ObesityWeek
ObesityWeek
November 05, 2016
2 min read
Save

Weight Watchers plus diabetes education substantially improves glycemic control

You've successfully added to your alerts. You will receive an email when new content is published.

Click Here to Manage Email Alerts

We were unable to process your request. Please try again later. If you continue to have this issue please contact customerservice@slackinc.com.

NEW ORLEANS — Combination of a well-known weight-loss program plus diabetes education can improve weight loss as well as control of type 2 diabetes in adults with the disease, according to a presenter here.

“We know that current guidelines for diabetes recommend diabetes education and nutrition therapy, but it’s found that many patients get none and most get very, very little,” Patrick M. O’Neil, PhD, co-chair of the ObesityWeek Board of Managers and past president of The Obesity Society, said during his presentation. “One survey in the United States found that only 55% of people with diabetes reported having gotten diabetes education. We also know that moderate weight loss is also very important for control of type 2 diabetes and that losing weight even in the range of 5% leads to a very valuable improvement in HbA1c control.”

Patrick O'Neil
Patrick M. O'Neil

O’Neil and colleagues evaluated 563 adults with type 2 diabetes from 16 US research centers to determine the effects of Weight Watchers combined with telephone and email consultations with a certified diabetes educator (n = 279) compared with standard diabetes nutrition counseling and education on glycemic control and weight loss (n = 284). The trial was conducted for 12 months.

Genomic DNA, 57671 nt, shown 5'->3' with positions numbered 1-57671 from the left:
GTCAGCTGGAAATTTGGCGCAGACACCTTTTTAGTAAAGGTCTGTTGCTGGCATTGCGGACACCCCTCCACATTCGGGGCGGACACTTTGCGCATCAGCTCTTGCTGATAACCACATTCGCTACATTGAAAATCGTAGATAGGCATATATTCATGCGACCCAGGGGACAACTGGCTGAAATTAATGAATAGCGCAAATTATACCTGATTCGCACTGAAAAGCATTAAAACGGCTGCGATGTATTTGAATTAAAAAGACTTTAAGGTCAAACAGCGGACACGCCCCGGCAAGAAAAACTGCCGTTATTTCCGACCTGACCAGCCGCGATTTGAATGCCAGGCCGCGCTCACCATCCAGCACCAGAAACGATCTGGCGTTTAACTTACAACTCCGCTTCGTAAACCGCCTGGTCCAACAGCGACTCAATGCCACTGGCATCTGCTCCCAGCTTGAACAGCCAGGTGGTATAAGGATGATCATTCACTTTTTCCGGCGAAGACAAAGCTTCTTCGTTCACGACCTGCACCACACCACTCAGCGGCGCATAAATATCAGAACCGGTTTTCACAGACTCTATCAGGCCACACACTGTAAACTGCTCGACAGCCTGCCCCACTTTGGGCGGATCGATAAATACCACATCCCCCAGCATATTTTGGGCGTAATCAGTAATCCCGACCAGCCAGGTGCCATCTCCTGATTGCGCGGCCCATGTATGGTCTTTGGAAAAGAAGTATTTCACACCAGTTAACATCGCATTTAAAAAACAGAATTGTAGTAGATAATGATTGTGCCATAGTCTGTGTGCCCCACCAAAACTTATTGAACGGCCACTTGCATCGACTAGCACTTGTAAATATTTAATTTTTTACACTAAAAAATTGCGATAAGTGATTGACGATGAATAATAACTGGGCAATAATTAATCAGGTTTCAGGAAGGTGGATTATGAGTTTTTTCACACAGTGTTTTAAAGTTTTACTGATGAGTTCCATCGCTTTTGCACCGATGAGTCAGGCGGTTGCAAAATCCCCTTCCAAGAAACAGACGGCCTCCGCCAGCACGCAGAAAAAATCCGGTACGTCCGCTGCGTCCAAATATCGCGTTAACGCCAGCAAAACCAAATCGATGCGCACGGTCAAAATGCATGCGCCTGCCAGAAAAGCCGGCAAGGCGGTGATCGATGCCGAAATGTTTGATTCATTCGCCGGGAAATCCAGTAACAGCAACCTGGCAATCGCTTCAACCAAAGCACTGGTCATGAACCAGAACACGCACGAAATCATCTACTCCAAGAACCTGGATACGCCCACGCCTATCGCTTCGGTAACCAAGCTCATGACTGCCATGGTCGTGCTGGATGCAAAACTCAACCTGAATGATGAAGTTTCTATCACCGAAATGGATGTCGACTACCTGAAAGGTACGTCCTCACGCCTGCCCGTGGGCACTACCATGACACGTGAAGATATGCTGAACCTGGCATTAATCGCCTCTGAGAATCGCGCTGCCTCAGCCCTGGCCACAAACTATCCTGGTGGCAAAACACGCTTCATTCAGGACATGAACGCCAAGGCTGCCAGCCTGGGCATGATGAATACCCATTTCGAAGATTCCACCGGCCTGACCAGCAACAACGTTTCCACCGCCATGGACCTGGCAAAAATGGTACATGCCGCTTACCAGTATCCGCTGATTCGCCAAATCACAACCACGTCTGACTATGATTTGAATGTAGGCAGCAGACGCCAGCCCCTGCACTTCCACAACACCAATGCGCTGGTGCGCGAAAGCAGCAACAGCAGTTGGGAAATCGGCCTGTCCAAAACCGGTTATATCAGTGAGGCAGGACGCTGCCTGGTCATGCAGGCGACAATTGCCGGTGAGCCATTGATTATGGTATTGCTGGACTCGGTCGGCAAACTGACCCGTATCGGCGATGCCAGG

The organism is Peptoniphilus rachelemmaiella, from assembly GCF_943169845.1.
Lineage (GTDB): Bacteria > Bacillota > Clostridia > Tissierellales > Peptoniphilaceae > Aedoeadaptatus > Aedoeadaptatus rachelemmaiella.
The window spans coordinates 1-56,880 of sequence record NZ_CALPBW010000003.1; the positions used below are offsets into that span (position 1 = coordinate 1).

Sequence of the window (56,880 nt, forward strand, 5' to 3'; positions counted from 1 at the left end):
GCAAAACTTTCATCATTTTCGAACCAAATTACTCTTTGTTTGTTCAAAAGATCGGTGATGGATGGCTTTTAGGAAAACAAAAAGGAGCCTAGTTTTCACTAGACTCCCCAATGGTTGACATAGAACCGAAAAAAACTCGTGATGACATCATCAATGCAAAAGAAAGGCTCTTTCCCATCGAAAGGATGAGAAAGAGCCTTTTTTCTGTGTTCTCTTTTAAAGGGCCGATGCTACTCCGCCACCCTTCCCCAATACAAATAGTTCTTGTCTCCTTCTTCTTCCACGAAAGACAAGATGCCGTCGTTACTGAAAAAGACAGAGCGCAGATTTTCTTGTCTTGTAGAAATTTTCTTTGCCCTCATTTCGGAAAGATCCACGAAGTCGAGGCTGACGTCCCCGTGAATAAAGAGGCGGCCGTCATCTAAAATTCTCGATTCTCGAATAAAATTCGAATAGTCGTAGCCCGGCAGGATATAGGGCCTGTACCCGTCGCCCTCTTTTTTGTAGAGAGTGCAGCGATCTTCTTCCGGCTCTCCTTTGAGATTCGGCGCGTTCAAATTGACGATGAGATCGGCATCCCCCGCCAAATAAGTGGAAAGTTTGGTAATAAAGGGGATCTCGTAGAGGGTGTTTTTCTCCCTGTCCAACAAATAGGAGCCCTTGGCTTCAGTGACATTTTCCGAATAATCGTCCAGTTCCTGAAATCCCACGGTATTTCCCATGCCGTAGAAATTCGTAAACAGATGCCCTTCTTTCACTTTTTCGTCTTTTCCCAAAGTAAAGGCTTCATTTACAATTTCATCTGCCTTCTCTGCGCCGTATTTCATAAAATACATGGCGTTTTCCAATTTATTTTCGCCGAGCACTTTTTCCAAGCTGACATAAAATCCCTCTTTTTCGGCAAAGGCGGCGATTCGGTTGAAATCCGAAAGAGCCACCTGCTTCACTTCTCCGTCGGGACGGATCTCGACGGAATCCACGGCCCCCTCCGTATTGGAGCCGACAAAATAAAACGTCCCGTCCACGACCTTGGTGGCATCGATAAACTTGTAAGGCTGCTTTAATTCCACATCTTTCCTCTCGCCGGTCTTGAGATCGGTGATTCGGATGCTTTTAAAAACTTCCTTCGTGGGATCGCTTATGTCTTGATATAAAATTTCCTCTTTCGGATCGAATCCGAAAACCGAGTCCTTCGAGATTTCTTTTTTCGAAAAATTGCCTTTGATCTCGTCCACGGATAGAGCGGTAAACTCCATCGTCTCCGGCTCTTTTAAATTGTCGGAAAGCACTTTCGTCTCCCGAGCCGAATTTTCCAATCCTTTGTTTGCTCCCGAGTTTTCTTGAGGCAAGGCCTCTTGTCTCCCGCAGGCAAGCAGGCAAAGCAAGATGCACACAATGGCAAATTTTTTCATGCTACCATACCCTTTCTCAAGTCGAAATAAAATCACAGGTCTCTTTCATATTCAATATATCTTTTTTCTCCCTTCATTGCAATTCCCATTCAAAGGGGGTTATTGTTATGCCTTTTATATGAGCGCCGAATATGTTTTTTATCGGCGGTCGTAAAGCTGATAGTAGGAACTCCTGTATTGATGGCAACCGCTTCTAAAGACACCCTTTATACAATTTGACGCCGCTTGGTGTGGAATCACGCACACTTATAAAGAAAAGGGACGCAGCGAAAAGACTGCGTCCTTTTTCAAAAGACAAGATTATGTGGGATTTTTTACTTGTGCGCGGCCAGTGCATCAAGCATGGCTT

HbA1c decreased in the Weight Watchers group (-0.32%) compared with an increase in the standard care group (0.16%; P = .02).

Compared with the standard care group, the Weight Watchers group had significantly greater reductions in HbA1c from baseline at each follow-up. HbA1c less than 7% was achieved by more of the Weight Watchers group (23.8%) compared with the standard care group (13.6%; P = .004).

Weight decreased in both groups, but more of the Weight Watchers group lost 5% or more of their weight (34.3%) compared with the standard care group (18.1%; P < .001).

Compared with the standard care group, the Weight Watchers group had greater reductions in waist circumference (P < .001) and high-sensitivity C-reactive protein (adjusted P = .02). There were increases in HDL cholesterol (P < .001) and reductions in total cholesterol (P = .027), LDL cholesterol (P < .001), systolic blood pressure (P = .026) and diastolic BP (P < .001) in both groups.

The Weight Watchers program was effective for people with diabetes and resulted in a significantly greater improvement in glycemic control and weight loss compared with people receiving standard care,” O’Neil said. – by Amber Cox

Reference:

O’Neil PM, et al. Randomized controlled trial of a nationally available weight control program tailored for adults with type 2 diabetes. Presented at: ObesityWeek 2016; Oct. 31-Nov. 4, 2016; New Orleans.

Disclosure: O’Neil reports various financial ties with Medscape/WebMD, Novo Nordisk, Orexigen Therapeutics, Pfizer, Vindico CME and WWI.